Downrange The Association of Chief Police Officers (ACPO) has announced a legal tweak intended to allow police officers to turn up at the homes of gun owners, without warning, and demand to inspect guns stored on the premises. A new Crimestoppers hotline is also in operation to encourage people to dob in gun owners they suspect of wrongdoing. However, as even the police themselves admit, gun crime is falling.…
- Space exploration is just so lame. NEW APPS are mankind's future
We feel obliged to point out the headline statement is total, utter cobblers
CoTW What's more important: Angry Birds or the Space Shuttle? According to one Register commentard, it's the former. No, really - and yes, it's time for Comment of the Week once again.…
- Happiness economics is bollocks. Oh, UK.gov just adopted it? Er ...
Opportunity doesn't knock; it costs us instead
Worstall @ the Weekend As is ever the case, by the time squares have caught on to the value of whatever hipsters have been doing this week, the latter are off doing something else entirely. Much the same happens with economic fashions: it takes time for those not actually involved in the subject to grok to what the cool kids are saying and by the time they do actually grasp it it's all entirely out of date.…
- Want a more fuel efficient car? Then redesign it – here's how
43mpg from a Jaguar XJ-S
Crawling from the Wreckage Cars are mass-produced consumer products sold to users who mostly know very little about them. They are optimised to make a profit for the manufacturer, so low build cost is paramount for most manufacturers – which automatically excludes many design and engineering ideas that would raise efficiency. John Watkinson has been busy in the garage and applied those concepts to his own vehicle and found that they work.…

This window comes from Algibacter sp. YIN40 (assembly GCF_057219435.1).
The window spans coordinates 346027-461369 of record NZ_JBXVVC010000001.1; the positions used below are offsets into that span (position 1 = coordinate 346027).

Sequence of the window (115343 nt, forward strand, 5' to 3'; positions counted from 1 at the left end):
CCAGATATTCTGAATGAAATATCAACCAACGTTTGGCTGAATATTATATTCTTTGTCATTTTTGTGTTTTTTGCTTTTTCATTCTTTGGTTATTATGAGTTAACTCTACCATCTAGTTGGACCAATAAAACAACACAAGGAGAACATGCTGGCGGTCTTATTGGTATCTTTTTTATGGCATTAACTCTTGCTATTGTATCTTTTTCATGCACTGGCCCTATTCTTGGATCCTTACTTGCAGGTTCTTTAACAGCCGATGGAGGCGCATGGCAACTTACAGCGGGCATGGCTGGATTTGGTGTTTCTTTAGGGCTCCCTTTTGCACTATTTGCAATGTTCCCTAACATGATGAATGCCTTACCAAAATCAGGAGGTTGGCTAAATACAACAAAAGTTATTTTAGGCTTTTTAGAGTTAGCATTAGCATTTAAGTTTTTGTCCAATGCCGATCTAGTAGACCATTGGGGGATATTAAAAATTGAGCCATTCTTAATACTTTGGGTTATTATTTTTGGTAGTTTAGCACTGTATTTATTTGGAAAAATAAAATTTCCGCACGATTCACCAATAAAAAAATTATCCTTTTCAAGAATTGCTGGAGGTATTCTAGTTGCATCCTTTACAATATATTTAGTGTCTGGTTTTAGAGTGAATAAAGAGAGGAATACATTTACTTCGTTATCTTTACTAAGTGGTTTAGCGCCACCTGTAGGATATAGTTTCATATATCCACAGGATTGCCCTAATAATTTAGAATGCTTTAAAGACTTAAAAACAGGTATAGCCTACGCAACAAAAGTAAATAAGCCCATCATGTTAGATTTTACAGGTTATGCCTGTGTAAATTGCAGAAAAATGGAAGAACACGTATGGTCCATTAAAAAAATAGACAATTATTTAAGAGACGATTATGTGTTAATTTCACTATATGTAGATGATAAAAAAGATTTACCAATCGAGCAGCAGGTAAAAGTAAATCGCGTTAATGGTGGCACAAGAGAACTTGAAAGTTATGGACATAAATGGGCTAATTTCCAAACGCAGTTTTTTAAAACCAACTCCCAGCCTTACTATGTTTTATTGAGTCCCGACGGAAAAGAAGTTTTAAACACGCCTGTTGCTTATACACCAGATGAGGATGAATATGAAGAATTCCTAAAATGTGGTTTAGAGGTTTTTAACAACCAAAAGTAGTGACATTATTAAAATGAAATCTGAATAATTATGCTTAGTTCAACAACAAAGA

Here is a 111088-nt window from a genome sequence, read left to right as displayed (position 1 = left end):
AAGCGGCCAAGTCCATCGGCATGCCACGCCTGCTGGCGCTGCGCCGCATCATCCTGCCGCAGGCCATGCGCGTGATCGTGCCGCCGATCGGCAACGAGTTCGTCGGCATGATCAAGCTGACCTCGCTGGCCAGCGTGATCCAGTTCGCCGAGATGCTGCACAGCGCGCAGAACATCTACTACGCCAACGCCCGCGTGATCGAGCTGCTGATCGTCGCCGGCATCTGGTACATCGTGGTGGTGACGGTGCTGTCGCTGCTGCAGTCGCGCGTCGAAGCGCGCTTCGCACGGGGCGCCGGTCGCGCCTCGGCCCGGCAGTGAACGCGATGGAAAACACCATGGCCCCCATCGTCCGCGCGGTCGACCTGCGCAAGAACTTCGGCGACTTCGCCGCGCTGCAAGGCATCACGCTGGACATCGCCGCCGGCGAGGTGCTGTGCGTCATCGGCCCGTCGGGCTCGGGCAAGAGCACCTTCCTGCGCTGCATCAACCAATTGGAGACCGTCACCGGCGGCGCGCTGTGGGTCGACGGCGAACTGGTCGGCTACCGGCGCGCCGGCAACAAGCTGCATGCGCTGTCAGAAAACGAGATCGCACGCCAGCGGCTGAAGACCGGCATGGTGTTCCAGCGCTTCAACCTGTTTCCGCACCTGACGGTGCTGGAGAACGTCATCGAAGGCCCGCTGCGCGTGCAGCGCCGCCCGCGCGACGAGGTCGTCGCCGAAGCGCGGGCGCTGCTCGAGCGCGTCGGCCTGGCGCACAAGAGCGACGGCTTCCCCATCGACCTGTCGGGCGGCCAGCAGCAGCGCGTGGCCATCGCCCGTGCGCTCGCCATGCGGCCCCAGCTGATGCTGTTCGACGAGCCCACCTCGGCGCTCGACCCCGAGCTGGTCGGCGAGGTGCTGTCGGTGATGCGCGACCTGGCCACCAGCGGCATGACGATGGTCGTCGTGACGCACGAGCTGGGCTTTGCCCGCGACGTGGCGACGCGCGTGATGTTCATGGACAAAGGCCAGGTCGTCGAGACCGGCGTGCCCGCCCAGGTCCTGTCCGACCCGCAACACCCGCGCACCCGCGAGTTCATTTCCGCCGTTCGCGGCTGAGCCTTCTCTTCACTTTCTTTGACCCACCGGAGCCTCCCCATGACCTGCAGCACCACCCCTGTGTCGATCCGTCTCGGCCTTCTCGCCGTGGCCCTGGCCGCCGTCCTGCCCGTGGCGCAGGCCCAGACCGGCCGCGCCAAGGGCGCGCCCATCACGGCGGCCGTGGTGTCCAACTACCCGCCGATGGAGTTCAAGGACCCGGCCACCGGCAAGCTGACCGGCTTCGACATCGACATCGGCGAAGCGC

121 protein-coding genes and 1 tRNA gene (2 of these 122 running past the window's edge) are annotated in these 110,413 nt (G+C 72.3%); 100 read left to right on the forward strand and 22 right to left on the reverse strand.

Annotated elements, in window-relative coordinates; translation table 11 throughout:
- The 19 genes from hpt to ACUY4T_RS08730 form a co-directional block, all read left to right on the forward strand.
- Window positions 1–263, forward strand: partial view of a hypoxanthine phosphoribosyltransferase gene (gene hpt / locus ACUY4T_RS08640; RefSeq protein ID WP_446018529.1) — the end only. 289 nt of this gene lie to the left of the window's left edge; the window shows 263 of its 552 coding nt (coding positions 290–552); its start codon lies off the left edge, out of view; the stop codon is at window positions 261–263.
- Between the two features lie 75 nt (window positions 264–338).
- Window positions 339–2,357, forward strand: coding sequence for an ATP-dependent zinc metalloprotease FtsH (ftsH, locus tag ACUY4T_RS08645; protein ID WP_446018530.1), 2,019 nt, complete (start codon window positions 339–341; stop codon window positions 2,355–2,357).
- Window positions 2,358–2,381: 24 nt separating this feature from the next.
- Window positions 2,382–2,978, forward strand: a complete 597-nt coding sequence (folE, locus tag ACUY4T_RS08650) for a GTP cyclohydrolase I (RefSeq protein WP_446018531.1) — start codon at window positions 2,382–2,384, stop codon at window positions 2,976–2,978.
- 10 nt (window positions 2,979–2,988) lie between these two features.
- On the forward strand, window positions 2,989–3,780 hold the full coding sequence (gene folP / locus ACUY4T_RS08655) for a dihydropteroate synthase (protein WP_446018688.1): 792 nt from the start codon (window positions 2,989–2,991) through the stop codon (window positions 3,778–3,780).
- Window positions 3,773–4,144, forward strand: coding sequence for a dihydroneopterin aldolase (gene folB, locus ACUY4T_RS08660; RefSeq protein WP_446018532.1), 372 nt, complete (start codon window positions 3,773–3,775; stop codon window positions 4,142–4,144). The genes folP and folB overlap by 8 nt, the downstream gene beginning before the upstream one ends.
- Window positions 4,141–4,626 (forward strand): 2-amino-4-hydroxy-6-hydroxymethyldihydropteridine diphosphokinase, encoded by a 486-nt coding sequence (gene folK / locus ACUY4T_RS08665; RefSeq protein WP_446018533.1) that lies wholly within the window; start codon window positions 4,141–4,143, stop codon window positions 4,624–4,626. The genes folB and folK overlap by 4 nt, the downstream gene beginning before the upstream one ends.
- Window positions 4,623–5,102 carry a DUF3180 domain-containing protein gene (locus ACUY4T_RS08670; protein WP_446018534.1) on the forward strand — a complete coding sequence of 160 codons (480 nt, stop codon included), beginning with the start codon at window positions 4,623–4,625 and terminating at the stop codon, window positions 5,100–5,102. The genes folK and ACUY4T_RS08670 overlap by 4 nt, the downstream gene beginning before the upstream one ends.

- Citizenfour: Poitras' doco is about NSA and GCHQ – NOT Snowden
Forget the character - concentrate on the PLOT ... against YOUR freedom
Review There is no subtlety in the political stance of Laura Poitras, which makes Citizenfour a completely one-sided documentary. Yet oddly enough, this bias doesn’t detract from the power of the film that covers a week in a Hong Kong hotel bedroom, during which Edward Snowden reveals himself and the extent of the NSA’s cyber-surveillance to Poitras, Glenn Greenwald and fellow Guardian journalist Ewen MacAskill.…
- Carry On Cosmonaut: Willful Child is a poor taste Star Trek parody
Cringeworthy, crude and crass jokes abound in Steven Erikson’s sci-fi debut
Page File Anyone who’s read Steven Erikson's Malazan Book of the Fallen, a searingly bleak and intricate fantasy series, will be bitterly disappointed with Willful Child (and yes, pedants, that is how he spells it).…